Criteria: The lubricant must have sufficient load-carrying capacity to handle the heavy loads and shock loads encountered in the gearbox.

Example: Given the substantial loads involved, a high-EP (extreme pressure) lubricant is chosen to protect against wear and scuffing under heavy load conditions.


Criteria: The lubricant's viscosity should match the gearbox's requirements at various operating temperatures to ensure proper lubrication film thickness.

Example: The manufacturer's specifications recommend an ISO VG 320 viscosity grade for this gearbox under the anticipated operating conditions.

Water Resistance:

Criteria: Since the mining environment can be wet and dusty, the lubricant should have good water resistance properties to prevent water ingress and emulsification.

Example: A lubricant with water-repellent additives is selected to maintain its effectiveness in the presence of water and moisture.

Oxidation Resistance:

Criteria: The lubricant should resist oxidation and thermal degradation to maintain its performance over extended service intervals.

Example: An industrial synthetic gear oil with excellent oxidation resistance is chosen to ensure long service life.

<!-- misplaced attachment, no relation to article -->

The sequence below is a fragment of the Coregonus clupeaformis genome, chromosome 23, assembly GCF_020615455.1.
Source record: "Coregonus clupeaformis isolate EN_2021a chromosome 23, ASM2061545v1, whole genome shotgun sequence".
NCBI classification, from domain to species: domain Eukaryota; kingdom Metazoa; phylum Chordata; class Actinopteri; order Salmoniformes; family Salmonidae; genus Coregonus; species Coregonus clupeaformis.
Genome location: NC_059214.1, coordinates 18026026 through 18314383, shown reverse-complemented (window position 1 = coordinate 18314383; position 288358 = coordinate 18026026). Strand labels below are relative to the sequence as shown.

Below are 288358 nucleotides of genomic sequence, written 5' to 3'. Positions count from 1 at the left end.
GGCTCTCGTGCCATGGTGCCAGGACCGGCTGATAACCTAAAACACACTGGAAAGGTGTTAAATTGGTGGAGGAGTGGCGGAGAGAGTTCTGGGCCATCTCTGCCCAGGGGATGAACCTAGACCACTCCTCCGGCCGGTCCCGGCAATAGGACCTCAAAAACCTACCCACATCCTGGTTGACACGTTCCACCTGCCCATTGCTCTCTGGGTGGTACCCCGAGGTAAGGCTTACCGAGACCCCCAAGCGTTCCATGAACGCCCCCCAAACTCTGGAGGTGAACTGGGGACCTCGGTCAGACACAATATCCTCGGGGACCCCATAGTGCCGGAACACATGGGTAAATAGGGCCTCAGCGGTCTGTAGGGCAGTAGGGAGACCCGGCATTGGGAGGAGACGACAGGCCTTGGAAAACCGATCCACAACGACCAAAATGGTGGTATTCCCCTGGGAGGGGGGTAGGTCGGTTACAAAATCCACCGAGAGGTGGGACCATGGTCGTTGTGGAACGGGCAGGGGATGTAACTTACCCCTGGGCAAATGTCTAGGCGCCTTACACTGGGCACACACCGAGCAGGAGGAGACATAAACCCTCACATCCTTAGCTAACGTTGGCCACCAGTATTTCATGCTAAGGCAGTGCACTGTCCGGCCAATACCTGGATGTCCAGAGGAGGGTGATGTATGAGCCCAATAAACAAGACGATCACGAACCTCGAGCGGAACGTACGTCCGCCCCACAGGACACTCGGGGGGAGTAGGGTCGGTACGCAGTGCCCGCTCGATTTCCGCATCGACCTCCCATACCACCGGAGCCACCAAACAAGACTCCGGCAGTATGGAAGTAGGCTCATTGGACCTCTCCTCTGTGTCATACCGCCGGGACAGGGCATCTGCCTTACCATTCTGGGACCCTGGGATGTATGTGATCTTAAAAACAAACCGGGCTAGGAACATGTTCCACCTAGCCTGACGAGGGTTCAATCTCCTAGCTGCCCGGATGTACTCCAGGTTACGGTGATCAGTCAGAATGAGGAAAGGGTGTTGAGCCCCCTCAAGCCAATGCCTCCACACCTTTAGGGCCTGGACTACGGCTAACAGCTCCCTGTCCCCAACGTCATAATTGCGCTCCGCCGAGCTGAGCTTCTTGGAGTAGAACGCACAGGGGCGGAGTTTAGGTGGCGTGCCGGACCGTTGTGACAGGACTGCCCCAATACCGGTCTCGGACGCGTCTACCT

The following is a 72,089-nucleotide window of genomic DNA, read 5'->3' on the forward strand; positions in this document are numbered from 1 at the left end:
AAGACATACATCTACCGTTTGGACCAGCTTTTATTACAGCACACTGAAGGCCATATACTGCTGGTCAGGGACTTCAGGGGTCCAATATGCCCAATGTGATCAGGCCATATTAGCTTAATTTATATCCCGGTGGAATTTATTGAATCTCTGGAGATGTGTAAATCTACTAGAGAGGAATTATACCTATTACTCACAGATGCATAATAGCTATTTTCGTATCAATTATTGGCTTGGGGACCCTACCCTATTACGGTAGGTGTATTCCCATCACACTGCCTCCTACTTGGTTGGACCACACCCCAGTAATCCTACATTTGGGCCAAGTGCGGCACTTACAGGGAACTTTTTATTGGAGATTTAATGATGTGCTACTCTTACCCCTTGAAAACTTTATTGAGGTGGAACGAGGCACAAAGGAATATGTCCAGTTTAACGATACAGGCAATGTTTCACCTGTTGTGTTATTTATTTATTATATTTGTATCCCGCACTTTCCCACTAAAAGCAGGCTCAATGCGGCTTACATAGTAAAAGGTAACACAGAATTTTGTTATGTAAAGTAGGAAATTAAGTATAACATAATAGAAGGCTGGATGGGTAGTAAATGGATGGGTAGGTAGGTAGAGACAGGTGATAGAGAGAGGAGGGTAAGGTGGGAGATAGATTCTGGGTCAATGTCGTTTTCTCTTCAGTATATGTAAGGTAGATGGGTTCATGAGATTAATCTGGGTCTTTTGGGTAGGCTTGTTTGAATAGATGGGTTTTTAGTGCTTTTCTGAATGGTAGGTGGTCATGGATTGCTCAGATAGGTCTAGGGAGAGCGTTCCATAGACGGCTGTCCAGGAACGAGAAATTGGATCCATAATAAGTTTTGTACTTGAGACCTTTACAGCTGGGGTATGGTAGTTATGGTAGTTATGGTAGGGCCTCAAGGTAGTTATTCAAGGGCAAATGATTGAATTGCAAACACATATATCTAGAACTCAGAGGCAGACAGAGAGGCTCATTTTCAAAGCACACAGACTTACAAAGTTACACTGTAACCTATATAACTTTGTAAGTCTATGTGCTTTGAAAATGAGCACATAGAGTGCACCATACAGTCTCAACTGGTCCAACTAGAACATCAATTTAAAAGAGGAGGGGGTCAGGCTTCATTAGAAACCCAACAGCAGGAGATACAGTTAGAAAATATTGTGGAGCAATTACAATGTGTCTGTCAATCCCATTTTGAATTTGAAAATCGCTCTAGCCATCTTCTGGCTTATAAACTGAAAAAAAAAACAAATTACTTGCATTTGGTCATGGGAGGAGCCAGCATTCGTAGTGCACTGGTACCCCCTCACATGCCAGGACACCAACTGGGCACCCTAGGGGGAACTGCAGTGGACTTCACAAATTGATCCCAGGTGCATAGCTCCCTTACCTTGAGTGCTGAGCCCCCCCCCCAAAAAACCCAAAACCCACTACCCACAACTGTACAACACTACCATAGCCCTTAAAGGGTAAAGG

Compatibility with Seals and Materials:

Criteria: The lubricant should be compatible with the gearbox's seals and materials to prevent seal degradation or material incompatibility.

Example: The lubricant selected is approved by the gearbox manufacturer and is known to be compatible with the seals and materials used in the gearbox.

Environmental Considerations:

Criteria: The mining operation has environmental regulations to follow, so the lubricant should meet environmental compliance requirements.

Example: The lubricant selected is biodegradable and meets environmental regulations, reducing the environmental impact in case of leakage.

Cost Considerations:

Criteria: While performance is critical, the lubricant selection should also consider cost-effectiveness and budget constraints.

Example: After evaluating various lubricants, a cost-effective option meeting all performance criteria is chosen to optimize total cost of ownership.

By applying these Lubricant Selection Criteria, the mining operation ensures that the chosen lubricant is the best fit for the gearbox's specific requirements, minimizing maintenance issues, maximizing equipment reliability, and adhering to environmental standards.

10. Lubrication Reliability Training:

Lubrication Reliability Training is an essential component of any maintenance and reliability program aimed at optimizing lubrication practices within an organization. This type of training provides personnel with the knowledge, skills, and expertise needed to ensure that lubrication processes are carried out effectively, efficiently, and in a manner that promotes equipment reliability and longevity.

Here are some key aspects of Lubrication Reliability Training: